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Our holdings include hundreds of glass and film negatives/transparencies that we've scanned ourselves; in addition, many other photos on this site were extracted from reference images (high-resolution tiffs) in the Library of Congress research archive. (To query the database click here.) They are adjusted, restored and reworked by your webmaster in accordance with his aesthetic sensibilities before being downsized and turned into the jpegs you see here. All of these images (including "derivative works") are protected by copyright laws of the United States and other jurisdictions and may not be sold, reproduced or otherwise used for commercial purposes without permission.

© 2018 SHORPY INC.

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Animal Farm: 1936

Animal Farm: 1936

May 1936. "Sheep ranch in Converse County, Wyoming." Medium-format neg by Arthur Rothstein for the Resettlement Administration. View full size.

On Shorpy:
Today's Top 5


Herding behavior in dogs is a modified prey drive. Herding dogs have been bred and taught to use their hunting instinct to control livestock. They know the sheep are food, just not now.

I Don't Know

But I do think Descartes would enjoy this train of thought.

I think, therefore I'm lamb....

Sorry I can't resist a pun! Wonderful photo.


In addition to herding dogs, some sheep herders today use llamas to drive off coyotes that often threaten the flocks. Large dogs also can be used for anti-coyote work, but they have shorter lifespans, and sometimes they forget what they're there for and eat the sheep themselves.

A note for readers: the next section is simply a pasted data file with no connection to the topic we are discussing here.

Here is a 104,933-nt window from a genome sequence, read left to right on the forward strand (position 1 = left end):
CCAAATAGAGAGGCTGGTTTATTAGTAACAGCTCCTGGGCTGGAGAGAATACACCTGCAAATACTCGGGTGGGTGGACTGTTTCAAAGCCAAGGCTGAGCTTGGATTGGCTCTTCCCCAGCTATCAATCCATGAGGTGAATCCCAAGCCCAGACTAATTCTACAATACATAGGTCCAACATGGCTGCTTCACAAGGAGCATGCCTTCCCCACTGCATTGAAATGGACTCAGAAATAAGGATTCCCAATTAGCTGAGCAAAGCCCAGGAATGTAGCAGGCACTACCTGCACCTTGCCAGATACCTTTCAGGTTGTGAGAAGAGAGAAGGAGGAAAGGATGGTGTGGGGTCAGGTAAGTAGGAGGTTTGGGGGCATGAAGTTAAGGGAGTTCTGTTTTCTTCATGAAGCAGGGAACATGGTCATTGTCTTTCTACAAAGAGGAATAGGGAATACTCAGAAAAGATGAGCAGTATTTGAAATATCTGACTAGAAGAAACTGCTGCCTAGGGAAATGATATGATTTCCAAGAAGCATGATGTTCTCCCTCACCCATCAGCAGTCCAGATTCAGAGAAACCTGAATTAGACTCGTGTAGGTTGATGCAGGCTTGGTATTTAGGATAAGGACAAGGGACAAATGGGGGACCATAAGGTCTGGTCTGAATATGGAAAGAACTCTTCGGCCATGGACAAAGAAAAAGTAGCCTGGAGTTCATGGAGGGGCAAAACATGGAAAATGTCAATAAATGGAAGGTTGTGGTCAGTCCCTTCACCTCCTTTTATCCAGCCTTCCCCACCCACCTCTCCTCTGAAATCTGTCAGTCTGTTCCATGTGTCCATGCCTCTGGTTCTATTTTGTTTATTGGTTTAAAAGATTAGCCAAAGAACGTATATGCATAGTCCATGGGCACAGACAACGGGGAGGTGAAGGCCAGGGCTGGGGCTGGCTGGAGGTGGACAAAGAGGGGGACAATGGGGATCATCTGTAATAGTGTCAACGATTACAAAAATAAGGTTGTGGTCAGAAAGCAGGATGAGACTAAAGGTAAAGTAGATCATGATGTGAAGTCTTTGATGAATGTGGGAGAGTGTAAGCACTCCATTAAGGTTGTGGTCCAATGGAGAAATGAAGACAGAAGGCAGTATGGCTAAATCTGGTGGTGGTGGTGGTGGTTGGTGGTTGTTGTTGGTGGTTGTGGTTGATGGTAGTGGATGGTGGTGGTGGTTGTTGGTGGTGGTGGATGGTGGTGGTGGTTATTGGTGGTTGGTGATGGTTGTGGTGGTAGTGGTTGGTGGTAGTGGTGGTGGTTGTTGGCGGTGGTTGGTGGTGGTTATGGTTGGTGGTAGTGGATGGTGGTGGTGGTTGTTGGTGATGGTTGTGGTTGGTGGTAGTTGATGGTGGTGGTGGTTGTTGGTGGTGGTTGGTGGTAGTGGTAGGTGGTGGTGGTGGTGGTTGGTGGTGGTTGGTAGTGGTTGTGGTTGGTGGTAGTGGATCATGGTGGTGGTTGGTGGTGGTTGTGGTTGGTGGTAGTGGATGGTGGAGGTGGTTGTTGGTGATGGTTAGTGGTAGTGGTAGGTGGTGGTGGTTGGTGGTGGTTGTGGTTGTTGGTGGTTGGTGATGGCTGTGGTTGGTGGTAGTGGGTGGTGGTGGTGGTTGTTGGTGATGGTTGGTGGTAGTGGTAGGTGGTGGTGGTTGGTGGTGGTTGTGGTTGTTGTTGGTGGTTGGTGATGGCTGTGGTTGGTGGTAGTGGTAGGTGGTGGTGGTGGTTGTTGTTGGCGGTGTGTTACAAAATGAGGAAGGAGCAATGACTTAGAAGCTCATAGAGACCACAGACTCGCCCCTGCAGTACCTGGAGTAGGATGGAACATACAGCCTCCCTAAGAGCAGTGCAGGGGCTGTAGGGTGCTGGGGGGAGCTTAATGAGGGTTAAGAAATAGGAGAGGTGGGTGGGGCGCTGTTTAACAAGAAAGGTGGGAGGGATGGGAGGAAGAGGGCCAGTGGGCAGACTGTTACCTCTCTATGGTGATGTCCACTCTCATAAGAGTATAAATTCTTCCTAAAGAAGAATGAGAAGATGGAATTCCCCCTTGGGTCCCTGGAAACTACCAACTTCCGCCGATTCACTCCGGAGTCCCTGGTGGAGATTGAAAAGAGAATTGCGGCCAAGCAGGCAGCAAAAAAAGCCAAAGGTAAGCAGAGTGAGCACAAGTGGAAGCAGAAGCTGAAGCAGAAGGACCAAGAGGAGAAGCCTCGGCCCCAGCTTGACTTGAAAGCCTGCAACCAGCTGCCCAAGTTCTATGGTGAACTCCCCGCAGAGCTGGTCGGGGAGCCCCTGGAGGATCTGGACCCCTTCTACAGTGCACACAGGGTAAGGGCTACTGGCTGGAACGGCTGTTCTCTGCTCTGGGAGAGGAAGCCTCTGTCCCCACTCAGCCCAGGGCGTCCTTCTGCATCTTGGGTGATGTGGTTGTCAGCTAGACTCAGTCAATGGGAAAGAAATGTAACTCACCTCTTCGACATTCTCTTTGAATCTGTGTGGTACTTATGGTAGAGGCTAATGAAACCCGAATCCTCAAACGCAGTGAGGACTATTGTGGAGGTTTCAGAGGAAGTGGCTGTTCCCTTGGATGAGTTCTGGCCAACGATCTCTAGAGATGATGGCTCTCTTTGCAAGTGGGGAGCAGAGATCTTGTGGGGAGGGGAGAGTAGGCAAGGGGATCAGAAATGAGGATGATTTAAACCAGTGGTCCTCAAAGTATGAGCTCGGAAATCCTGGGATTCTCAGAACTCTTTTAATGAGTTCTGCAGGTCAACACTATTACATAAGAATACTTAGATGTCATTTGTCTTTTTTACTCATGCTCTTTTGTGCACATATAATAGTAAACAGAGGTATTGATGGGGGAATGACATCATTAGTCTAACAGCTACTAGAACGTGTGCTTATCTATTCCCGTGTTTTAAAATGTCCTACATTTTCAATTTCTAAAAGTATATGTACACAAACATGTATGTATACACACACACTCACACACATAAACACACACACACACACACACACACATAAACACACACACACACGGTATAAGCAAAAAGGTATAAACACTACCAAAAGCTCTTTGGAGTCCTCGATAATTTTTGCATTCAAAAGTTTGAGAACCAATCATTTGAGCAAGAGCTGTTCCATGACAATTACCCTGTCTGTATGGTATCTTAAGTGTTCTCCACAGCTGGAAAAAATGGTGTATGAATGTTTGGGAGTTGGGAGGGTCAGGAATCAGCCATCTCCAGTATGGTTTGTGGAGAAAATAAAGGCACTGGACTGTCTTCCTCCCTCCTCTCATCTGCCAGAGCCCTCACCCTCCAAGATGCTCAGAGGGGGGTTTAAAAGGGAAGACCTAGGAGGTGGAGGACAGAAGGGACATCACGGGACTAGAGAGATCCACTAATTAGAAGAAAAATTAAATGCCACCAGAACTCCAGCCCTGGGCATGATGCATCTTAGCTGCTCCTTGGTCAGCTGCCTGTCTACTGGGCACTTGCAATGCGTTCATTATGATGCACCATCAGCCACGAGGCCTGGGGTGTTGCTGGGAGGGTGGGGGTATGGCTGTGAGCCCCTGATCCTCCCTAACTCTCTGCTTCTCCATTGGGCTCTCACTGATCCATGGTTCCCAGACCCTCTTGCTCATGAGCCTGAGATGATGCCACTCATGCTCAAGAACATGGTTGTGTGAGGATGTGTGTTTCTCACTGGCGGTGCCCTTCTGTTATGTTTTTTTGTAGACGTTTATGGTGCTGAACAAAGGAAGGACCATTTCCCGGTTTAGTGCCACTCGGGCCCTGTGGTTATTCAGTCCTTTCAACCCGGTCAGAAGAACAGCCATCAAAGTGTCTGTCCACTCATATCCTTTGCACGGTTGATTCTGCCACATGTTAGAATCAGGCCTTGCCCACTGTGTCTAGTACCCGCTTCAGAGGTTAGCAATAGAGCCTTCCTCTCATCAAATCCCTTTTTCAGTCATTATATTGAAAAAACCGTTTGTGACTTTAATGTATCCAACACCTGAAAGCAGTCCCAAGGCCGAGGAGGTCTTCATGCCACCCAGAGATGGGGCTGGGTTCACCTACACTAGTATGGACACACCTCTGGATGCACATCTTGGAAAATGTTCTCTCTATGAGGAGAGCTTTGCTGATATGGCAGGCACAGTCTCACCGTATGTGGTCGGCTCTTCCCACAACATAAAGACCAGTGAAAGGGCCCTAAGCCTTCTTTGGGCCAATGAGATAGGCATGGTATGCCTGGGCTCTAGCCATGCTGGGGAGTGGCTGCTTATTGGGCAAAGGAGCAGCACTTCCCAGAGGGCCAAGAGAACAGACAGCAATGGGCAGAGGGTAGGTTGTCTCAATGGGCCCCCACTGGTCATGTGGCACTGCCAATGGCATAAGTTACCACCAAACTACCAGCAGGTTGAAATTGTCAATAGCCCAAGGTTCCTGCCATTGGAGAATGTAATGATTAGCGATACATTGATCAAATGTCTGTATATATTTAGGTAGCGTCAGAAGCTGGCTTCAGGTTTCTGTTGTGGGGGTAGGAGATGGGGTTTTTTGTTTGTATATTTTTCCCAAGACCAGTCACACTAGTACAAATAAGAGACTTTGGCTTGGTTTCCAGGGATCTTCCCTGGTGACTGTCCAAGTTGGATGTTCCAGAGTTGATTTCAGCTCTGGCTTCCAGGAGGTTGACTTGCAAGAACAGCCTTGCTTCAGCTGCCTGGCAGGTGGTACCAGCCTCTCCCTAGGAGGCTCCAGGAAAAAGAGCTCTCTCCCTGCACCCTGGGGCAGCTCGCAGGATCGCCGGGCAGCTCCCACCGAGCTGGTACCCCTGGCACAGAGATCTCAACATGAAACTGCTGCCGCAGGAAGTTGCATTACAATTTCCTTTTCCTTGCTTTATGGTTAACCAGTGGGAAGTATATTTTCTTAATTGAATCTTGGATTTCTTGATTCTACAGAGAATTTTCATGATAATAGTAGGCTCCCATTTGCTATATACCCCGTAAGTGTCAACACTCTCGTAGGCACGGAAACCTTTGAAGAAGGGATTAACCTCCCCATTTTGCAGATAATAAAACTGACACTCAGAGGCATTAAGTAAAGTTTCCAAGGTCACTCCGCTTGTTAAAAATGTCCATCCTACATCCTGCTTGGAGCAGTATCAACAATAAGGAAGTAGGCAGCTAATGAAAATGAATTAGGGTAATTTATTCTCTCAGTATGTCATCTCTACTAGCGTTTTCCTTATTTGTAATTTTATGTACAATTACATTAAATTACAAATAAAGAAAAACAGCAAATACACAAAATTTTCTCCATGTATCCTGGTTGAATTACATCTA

Things we do know (or think we know)

According to the movie Babe, sheep know they're sheep and, what's more, they know that dogs are wolves.

Things We'll Never Know, #65,094,788a-c

Do herding dogs think of themselves as sheep, or do they think of the sheep as dogs? Do sheep even think? Do I think I know? I do not.

SHORPY HISTORICAL PHOTO ARCHIVE | History in HD is a vintage photo archive featuring thousands of high-definition images from the 1850s to 1960s. (Available as fine-art prints from the Shorpy Archive.) The site is named after Shorpy Higginbotham, a teenage coal miner who lived 100 years ago.

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